• Learn How Beer Making Works

    Making beer is not rocket science, but you do need to know the basics. To brew beer you will need the proper ingredients and some specialized equipment.

    The beer-making process can be broken down into three major phases, wort creation, fermenting, and finally bottling and packaging. The most difficult and technical part of brewing is the creation of wort. If you get this part wrong your beer will be ruined and undrinkable.

    The wort stage is where you ferment sugars from the malts and blend them into the flavors from the hops. The malts look like little grains similar to rice and the hops look like little flower buds. The combination of these two ingredients, which boiled for some time, creates the wort.

    After the wort is made the next step is fermentation. Fermentation is when you take the wort and combine it with yeast that is specifically designed to take the sugars from the wort and convert them into carbon dioxide and ethanol. 

    There are many different types of yeast. There is yeast to make bread, there is yeast to make wine, and there is yeast to make beer. Oddly enough, some winemakers will not add yeast, and just let the natural yeast that occurs in the air and on the grapes take hold and ferment the wine. But with beer, the process is controlled and special yeasts are used to get particular flavor profiles in the beer. 

    This process takes place in stainless steel fermentation tanks. 

    Your local craft brewpub will likely use something small like a 3 bbl brewhouse to brew the beer, whereas larger facilities will have brewing systems that can handle hundreds or even thousands of barrels at once.  

    During the fermentation stage, there is not much for the brewer to do except to have patience with the process that takes place, and also to monitor things like the temperatures of the tanks to ensure a stable environment that allows for a complete fermentation.

    The process that involves converting yeast to glucose in the wort to carbon dioxide and ethyl is called fermentation. This is what gives carbonation to the beer, as well as its alcohol content. The fermentation process starts by transferring the cooled wort into a vessel. The vessel will already have yeast in it.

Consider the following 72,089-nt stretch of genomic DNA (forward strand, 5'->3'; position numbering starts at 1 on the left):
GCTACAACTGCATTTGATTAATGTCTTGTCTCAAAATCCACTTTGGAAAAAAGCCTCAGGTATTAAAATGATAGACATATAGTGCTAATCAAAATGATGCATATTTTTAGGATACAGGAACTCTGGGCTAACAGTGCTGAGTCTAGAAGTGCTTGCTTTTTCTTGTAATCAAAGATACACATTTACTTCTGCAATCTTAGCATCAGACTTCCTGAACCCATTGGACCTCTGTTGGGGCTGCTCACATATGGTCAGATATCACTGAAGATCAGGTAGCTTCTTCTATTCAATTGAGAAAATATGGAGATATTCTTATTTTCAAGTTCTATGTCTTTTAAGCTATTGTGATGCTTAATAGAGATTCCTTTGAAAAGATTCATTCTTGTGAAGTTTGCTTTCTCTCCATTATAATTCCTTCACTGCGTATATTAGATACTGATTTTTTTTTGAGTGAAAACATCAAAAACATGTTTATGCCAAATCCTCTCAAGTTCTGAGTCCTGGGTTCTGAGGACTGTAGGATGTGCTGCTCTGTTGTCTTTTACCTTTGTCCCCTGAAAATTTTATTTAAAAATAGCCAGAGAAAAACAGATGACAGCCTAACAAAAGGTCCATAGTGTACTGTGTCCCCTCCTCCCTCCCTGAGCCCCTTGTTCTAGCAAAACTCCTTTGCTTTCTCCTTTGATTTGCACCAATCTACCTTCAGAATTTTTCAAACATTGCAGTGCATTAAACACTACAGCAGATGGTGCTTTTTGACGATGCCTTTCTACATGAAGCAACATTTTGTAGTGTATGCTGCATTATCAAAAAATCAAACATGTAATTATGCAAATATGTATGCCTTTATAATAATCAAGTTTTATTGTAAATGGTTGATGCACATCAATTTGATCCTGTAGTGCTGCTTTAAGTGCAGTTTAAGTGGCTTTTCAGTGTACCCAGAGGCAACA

If ale is being made, then the wort will be kept in the vessel at a temperature of 68F. It’ll remain stored at that temperature for two weeks. If lager is being made, then then it will be stored for around six weeks at a temperature of 48F. The vessels need to be constantly cooled because the fermentation process produces lots of heat.

    Generally speaking, there are fermentation tanks that can hold more than 2,000 gallons, which means four batches of wort would be needed to fill a single tank. The minimum length of time the fermentation process can be completed is two weeks. How much a brewery can produce does depend on the number of tanks they have.

    When the wort is initially added to the yeast, the mixture’s gravity is measured. It might be measured again further down the line. This is done to determine the beer’s alcohol content and to know when the fermentation process is completed.

    A long narrow vent pipe is connected to the fermenter, but other than that it remains sealed from the air. This is to let carbon dioxide escape. The outdoor air doesn’t get into the fermenter because the CO2 that constantly flows through the pipe prevents it from entering.

    Towards the end of the fermentation process, the yeast will begin to settle at the bottom of the tank. The fermenter is designed in a way that makes it easy for the yeast to capture and remove. Once removed, the yeast is kept to the side and used in the next batch.

    Before the yeast needs to be replaced, it can be used several times. When the yeast is mutated and the taste is altered, then it is replaced. When it comes to commercial brewing, consistency is everything.